On Dec. 20, 150 years ago, South Carolina left the union, soon followed by other Southern states, to form a confederacy. They did so in reaction to the election of Abraham Lincoln as president and his views against the expansion of slavery. The North went to war to restore the union.
Conflict between the North and South had been brewing since the nation’s founding. The Southern slave-based agrarian economy, and the increasingly industrialized and entrepreneurial North, nearly came to blows in 1832 when South Carolina “nullified” an act of Congress which imposed a tariff to protect Northern industry from European competition. The tariff was opposed in the South where there was no industry to protect, but where it raised prices Southerners paid for the imported products they purchased from abroad.
Did an individual state have the right to nullify an act of Congress? The president at the time, Andrew Jackson, didn’t think so. Sen. Daniel Webster didn’t think so either, and in a debate over the issue he declared that our national union would amount to nothing but “a rope of sand” if states were allowed to choose which laws applied to them.
At Jackson’s urging, Congress passed the “Force Bill” authorizing military enforcement of the tariff law. Jackson threatened to personally lead the U.S. Army to South Carolina where he promised to hang the nullification leader, Sen. John C. Calhoun. Civil war was averted when Congress amended the tariff sufficiently for South Carolina to rescind its act of nullification. Defiant Carolina, however, proceeded to “nullify” the then irrelevant Force Bill to demonstrate continued belief in the “doctrine of nullification.”
Some still believe that a state can nullify a federal law, and apparently some who do are serving in the Montana Legislature. It is their view that states voluntarily entered into the union, but didn’t give up self-governing powers in doing so. Therefore, they argue, states are independent to follow or reject the laws of the United States, and are ultimately free to secede from the union, just as they voluntarily joined it when they agreed to the Constitution.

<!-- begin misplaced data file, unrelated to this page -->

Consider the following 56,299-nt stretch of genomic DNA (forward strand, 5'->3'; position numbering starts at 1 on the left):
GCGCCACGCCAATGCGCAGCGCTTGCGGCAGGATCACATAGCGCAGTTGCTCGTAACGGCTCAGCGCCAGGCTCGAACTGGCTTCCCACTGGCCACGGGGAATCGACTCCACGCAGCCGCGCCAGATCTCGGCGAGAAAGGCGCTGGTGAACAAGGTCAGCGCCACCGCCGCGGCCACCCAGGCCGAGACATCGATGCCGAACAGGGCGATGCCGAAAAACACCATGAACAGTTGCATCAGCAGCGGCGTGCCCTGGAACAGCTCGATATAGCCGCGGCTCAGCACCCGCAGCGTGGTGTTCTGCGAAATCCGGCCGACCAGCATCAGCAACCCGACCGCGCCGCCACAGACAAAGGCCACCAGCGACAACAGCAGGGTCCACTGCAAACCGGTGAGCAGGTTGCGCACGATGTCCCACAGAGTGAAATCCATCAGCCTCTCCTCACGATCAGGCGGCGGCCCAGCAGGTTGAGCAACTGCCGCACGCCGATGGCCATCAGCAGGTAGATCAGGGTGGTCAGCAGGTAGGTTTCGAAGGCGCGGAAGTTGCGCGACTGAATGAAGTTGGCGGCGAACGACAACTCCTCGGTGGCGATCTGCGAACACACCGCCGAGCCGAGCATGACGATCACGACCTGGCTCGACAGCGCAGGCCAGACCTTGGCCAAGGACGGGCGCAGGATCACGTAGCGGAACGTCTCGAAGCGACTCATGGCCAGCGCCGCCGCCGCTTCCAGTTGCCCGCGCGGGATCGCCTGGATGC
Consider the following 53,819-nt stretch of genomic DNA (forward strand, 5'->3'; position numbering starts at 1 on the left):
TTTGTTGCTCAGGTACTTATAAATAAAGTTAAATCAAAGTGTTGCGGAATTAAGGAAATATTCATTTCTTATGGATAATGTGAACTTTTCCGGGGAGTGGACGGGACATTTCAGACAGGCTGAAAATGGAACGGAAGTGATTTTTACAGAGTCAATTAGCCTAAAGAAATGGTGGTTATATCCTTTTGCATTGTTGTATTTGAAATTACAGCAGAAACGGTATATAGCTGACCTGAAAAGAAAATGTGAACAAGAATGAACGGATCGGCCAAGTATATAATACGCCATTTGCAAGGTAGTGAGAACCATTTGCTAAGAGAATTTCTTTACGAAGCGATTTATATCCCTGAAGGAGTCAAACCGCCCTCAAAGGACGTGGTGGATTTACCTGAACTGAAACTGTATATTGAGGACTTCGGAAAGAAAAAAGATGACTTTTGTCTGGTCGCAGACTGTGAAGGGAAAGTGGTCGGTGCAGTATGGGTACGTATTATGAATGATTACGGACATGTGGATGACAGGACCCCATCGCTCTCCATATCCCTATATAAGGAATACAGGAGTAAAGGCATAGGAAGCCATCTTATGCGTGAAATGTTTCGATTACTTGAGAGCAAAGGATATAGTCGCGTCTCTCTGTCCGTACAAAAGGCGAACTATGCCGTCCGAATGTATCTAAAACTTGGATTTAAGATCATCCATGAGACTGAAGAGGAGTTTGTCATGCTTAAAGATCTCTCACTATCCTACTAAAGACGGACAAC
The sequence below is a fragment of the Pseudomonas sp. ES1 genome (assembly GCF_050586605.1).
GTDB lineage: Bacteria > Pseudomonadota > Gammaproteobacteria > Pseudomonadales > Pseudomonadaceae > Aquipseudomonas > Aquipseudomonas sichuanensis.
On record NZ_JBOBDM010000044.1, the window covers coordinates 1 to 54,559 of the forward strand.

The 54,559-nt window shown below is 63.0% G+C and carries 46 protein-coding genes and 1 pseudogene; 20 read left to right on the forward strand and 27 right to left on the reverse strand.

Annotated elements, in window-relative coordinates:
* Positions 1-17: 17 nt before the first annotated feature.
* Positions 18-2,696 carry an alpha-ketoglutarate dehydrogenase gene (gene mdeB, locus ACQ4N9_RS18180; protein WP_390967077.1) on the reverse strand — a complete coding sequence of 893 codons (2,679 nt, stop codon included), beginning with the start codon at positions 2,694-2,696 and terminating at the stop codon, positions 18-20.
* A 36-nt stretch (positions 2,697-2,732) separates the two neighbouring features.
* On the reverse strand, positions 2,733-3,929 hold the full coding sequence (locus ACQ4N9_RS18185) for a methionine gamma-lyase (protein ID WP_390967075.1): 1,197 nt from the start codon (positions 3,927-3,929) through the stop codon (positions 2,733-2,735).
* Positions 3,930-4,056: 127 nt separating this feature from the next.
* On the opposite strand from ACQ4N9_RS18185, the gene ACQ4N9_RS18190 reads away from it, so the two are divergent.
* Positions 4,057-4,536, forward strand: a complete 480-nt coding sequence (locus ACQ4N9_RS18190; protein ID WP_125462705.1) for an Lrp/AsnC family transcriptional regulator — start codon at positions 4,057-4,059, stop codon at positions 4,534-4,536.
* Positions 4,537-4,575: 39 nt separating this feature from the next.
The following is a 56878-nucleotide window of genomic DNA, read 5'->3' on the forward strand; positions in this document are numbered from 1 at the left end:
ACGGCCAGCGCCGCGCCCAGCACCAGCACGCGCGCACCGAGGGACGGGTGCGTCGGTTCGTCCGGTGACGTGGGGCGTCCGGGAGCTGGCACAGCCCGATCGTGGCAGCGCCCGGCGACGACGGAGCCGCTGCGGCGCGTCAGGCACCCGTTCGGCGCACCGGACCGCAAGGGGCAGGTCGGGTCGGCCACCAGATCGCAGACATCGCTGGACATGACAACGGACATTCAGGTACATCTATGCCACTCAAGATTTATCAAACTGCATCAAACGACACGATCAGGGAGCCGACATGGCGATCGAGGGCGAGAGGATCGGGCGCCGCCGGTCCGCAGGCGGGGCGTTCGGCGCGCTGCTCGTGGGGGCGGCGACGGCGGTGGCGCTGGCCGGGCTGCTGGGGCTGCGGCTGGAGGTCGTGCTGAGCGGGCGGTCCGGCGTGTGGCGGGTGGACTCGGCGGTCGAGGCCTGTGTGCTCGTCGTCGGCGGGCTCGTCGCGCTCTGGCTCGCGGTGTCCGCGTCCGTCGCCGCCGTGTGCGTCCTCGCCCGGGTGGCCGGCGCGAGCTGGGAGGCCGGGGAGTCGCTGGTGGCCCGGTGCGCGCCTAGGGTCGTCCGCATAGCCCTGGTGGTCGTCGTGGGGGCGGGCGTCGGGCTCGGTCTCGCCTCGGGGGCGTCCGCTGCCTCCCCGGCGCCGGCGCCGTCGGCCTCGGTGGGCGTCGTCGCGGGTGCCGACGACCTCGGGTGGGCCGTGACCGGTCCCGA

A system in which state laws have supremacy over national laws is a confederation, not a union. In our early history, Americans experimented with such a government under Articles of Confederation. Leaders including George Washington and Alexander Hamilton feared that the constantly squabbling and dysfunctional confederation would fall apart, resulting in chaos and conflict. Under their leadership, therefore, the Constitution of the United States was adopted, according to its preamble, “to form a more perfect union.”
It must be noted that founders Thomas Jefferson and James Madison were concerned that the Constitution granted too much centralized power; they held the separatist belief that states should be able to nullify federal law. Later, South Carolina and other Southern states followed this line of thinking where it inevitably led, which was to states breaking their original compact with the constitutional union and forming a confederacy.
Lincoln wouldn’t allow the destruction of the United States any more than Jackson, and so the Civil War was fought forcing the seceding states back into the union, this time without slaves.
As we stand before the flag of our country and recite our national oath, we citizens of the United States pledge our allegiance to one nation which is indivisible. The Civil War settled the destructive and incendiary issue of nullification a century and a half ago. The new nullifiers are playing with fire.
Bob Brown is a former Republican Montana secretary of state and state senate president.
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